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New generation of entrepreneurs underpins Covington's bold future plans

Newer businesses like Hotel Covington and The Hannaford help flesh out downtown offerings.

 Storefronts spring to life at Pike and Madison downtown.

Women-owned small businesses like Handzy benefit from targeted Covington small business programs.

Johnny Chu has seen a lot of change since opening AmerAsia in 2009.

 Gutierrez Deli opened in 2012 in the 12th St./MLK business corridor.

 Sergio Gutierrez, center, with a family member and partners.

"Cutman" Jarod Theobald wants his barbershop to complement Covington's traditional offerings.


Covington is attracting a diverse new wave of residents and entrepreneurs, thanks to ongoing revitalization efforts by groups like Renaissance Covington and The Center for Great Neighborhoods.

By providing financial assistance and guidance to businesses of all sorts, these groups have transformed the city’s infrastructure to support three distinct business districts in Latonia, the Westside and the downtown core.

Now, Covington is broadening its goods and services to appeal to a wider swath of the region’s consumers, while attempting to manage the change in a way that's consistent and accessible for longtime residents. Leaders say the key to achieving that balance is embracing diversity in both business owners and their clientele.

“You’ve got to know the area and the people and their different backgrounds,” says Sergio Gutierrez, who owns Gutierrez Deli at 1131 Lee St.

Gutierrez runs the deli along with his father Claudio Gutierrez and Courtney Case, Claudio’s girlfriend. They opened in 2012 across from the popular Wunderbar on a 12th Street/MLK corridor that has seen dramatic improvement and heightened residential interest in recent years.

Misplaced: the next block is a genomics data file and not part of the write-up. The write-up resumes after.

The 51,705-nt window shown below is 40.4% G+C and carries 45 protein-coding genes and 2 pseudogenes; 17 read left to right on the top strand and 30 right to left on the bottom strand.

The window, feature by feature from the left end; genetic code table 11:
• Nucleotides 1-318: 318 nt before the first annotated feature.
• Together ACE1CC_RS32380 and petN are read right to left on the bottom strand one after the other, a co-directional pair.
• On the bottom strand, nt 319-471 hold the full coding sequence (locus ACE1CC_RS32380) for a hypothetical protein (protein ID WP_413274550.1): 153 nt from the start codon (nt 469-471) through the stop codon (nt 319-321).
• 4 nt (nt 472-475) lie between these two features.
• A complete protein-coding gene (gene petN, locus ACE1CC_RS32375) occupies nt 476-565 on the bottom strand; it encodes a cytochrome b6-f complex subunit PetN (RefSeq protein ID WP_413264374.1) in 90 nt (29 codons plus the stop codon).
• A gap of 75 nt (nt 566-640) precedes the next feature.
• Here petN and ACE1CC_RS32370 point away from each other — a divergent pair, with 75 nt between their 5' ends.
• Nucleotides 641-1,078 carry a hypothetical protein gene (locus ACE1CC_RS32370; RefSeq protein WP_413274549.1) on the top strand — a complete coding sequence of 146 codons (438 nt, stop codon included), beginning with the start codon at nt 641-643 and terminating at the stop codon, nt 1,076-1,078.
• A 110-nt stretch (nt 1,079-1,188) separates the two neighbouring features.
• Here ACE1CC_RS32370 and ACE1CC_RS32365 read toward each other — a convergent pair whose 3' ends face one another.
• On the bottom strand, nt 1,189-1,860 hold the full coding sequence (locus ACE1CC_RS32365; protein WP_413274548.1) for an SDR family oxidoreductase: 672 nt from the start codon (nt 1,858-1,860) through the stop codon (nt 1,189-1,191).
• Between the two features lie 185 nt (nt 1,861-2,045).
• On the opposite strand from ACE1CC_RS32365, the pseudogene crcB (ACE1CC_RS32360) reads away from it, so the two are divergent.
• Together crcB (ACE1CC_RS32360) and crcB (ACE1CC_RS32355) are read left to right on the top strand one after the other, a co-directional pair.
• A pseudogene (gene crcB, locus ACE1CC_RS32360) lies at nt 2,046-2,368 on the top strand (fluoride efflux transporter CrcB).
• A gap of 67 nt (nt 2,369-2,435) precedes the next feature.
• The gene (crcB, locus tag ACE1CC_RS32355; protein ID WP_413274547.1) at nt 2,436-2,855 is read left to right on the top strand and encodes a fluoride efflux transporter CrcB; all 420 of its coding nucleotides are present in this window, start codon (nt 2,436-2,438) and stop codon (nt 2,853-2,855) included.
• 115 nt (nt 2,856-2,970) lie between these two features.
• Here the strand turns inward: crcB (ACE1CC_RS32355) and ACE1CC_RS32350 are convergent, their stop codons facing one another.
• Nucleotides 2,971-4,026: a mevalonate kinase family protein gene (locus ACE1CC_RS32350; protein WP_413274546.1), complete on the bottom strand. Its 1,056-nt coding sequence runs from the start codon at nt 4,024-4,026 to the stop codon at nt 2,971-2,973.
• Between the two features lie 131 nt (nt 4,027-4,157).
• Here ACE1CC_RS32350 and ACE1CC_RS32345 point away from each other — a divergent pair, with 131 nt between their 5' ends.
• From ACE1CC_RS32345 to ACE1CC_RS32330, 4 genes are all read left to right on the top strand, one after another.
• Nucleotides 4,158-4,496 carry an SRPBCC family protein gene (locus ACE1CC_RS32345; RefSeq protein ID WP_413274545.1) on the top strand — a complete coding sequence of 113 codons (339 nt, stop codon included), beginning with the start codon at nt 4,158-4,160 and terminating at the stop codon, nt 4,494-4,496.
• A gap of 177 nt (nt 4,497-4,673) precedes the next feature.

“There’s a lot of people here from Guatemala,” says Gutierrez. “When we first moved in here, we thought we were going to do a Mexican grocery store, but we switched over to more Central American. It was a complete turnaround because the food Mexican people eat is typically a lot spicier than what Guatemalans eat, so that was a big barrier, but we had to adapt to their taste.”

In addition to selling groceries to local residents, Gutierrez also offers hot tacos, tamales and house-made quesadillas for lunch and dinner.

To further solidify the deli’s place in the community and provide affordable, healthy food to his growing clientele, Gutierrez got involved with The Center’s Plan4Health and Skyward’s LiveWell NKY programs, which are designed to improve the overall health of residents through education and easier access to fresh, frozen and canned fruits and vegetables.